Sometimes, promising debut albums are followed by disappointing second albums -- a problem that is known in the music world as the "sophomore slump" or "sophomore curse." But other times, artists who show promise on a debut album take it to the next level creatively on their second album, which is exactly what Stoney Curtis accomplishes on Raw and Real. In 2005, the Los Angeles-based blues-rocker (originally from Chicago) showed a lot of promise on his first album, Acid Blues Experience. But his excellent follow-up, Raw and Real, is an even stronger album from Curtis, whose long list of influences ranges from Jimi Hendrix, George Thorogood & the Destroyers, Stevie Ray Vaughan, Eric Clapton, and Robin Trower to electric Chicago blues icons such as Buddy Guy, Howlin' Wolf, and Muddy Waters -- and there are even traces of David Lee Roth in some of Curtis' vocals, which isn't really surprising when you consider that Van Halen had blues influences and included an arrangement of John Brim's "Ice Cream Man" on their first album. Although blues-oriented, Raw and Real is not the work of a blues purist; anyone who expects everything on this 66-minute CD to adhere to a traditional 12-bars blues structure will be disappointed. But one needn't be a rigid blues purist to be consistently blues-minded, and Curtis' passion for '60s and '70s hard rock as well as soul and funk doesn't decrease the amount of blues feeling that he brings to ballsy, hard-rocking selections like "Black Rose," "Girlfriend," "American Lady," and "That's Right" -- not at all. Curtis, who wrote or co-wrote all of the material, employs a wealth of blues feeling and blues imagery on Raw and Real, which is a consistently engaging sophomore disc from the Windy City native.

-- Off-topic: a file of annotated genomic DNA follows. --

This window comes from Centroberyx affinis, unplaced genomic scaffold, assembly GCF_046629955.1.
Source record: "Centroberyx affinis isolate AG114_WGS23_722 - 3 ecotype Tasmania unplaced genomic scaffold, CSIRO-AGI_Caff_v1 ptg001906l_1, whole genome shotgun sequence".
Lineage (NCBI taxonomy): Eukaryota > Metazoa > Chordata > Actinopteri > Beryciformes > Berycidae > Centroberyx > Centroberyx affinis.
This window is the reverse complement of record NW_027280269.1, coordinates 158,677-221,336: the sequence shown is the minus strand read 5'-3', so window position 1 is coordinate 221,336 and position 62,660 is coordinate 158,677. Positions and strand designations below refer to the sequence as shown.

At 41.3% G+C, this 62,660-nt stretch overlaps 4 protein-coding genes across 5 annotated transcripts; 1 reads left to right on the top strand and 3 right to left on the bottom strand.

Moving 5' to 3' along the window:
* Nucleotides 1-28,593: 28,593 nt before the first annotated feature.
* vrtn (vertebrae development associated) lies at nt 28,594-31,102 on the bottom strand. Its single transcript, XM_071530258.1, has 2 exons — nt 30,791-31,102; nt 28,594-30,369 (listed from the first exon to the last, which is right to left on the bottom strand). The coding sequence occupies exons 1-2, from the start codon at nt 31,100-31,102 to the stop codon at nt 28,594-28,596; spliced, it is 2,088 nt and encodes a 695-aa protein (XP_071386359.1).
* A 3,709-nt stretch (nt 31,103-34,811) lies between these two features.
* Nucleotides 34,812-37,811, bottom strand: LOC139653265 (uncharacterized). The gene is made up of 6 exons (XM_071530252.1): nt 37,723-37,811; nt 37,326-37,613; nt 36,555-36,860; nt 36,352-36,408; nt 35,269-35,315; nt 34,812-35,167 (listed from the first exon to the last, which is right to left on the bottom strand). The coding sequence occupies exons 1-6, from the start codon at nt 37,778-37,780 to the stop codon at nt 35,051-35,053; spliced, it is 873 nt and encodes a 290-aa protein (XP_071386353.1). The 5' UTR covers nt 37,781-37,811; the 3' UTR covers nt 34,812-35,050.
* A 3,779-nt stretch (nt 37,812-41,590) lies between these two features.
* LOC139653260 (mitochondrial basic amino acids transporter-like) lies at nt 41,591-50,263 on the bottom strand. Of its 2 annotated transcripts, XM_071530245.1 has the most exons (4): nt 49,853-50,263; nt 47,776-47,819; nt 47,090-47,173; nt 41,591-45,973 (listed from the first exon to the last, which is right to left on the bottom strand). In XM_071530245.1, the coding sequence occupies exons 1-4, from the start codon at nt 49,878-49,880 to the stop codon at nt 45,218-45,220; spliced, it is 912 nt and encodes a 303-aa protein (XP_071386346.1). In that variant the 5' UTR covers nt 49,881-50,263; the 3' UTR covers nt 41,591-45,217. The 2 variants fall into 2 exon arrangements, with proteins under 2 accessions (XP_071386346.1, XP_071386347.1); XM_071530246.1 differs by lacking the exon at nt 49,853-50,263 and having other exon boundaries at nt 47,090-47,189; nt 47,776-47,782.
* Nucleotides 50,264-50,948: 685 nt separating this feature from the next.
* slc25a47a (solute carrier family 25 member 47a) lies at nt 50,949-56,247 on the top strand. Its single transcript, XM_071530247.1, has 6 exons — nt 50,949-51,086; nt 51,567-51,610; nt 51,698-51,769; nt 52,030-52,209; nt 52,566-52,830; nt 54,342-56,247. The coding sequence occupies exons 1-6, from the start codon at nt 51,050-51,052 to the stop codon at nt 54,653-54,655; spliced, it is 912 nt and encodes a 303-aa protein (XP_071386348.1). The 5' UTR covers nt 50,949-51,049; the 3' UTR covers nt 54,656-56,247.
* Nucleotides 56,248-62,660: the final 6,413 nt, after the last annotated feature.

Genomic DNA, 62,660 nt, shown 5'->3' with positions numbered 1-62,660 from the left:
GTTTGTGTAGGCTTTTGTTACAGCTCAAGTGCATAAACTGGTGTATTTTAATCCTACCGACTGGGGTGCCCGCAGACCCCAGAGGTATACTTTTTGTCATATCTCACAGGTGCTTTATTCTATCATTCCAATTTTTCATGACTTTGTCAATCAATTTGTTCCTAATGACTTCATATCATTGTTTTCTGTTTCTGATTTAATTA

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AllMusic Review by Alex Henderson